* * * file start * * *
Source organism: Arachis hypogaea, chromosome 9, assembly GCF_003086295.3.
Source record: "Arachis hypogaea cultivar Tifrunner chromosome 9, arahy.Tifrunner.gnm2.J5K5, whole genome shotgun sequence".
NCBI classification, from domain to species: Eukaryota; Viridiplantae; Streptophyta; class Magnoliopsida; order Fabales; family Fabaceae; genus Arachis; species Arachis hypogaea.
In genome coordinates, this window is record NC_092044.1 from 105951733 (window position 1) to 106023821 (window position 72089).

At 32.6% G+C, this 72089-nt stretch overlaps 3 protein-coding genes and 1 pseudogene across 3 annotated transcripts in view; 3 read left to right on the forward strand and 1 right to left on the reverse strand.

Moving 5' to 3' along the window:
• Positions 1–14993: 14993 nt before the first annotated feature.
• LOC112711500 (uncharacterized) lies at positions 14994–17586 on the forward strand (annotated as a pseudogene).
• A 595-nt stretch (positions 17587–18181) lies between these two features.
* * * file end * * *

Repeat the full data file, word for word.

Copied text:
Source organism: Arachis hypogaea, chromosome 9, assembly GCF_003086295.3.
Source record: "Arachis hypogaea cultivar Tifrunner chromosome 9, arahy.Tifrunner.gnm2.J5K5, whole genome shotgun sequence".
NCBI classification, from domain to species: Eukaryota; Viridiplantae; Streptophyta; class Magnoliopsida; order Fabales; family Fabaceae; genus Arachis; species Arachis hypogaea.
In genome coordinates, this window is record NC_092044.1 from 105951733 (window position 1) to 106023821 (window position 72089).

At 32.6% G+C, this 72089-nt stretch overlaps 3 protein-coding genes and 1 pseudogene across 3 annotated transcripts in view; 3 read left to right on the forward strand and 1 right to left on the reverse strand.

Moving 5' to 3' along the window:
• Positions 1–14993: 14993 nt before the first annotated feature.
• LOC112711500 (uncharacterized) lies at positions 14994–17586 on the forward strand (annotated as a pseudogene).
• A 595-nt stretch (positions 17587–18181) lies between these two features.